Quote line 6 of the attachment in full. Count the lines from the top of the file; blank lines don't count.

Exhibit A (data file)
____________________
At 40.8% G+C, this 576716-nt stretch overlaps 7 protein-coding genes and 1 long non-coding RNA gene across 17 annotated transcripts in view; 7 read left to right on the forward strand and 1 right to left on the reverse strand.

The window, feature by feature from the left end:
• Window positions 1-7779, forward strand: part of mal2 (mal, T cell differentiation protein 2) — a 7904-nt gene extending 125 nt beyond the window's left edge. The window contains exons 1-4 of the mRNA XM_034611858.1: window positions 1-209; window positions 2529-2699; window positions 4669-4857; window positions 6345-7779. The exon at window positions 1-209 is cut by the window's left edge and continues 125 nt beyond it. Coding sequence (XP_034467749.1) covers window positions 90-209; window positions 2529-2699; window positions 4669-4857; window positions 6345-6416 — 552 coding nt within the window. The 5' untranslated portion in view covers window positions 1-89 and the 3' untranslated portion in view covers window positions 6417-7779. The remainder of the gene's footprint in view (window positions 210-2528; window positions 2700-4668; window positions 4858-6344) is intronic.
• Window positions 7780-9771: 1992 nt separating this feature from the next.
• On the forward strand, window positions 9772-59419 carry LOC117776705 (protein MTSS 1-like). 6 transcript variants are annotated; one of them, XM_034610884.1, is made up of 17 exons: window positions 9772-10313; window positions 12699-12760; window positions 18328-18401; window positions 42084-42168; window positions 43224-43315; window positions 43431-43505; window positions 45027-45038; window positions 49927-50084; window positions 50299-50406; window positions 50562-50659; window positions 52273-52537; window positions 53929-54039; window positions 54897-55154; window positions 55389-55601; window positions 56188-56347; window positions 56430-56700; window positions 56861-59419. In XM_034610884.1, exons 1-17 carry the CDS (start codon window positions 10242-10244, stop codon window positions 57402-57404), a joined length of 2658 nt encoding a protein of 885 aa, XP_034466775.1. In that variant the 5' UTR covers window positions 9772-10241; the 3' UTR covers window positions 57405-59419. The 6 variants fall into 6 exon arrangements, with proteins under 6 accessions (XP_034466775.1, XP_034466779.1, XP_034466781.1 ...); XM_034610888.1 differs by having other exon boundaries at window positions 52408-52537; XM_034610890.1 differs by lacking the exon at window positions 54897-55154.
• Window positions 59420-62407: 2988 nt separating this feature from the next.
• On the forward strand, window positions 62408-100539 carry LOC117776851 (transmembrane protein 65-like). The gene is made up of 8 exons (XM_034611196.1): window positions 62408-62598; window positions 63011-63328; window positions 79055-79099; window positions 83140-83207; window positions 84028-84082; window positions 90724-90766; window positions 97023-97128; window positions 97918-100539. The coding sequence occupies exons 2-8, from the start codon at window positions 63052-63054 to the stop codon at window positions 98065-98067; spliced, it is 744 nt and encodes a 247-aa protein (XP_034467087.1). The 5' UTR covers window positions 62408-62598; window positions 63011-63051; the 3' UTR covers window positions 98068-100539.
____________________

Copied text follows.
• Window positions 59420-62407: 2988 nt separating this feature from the next.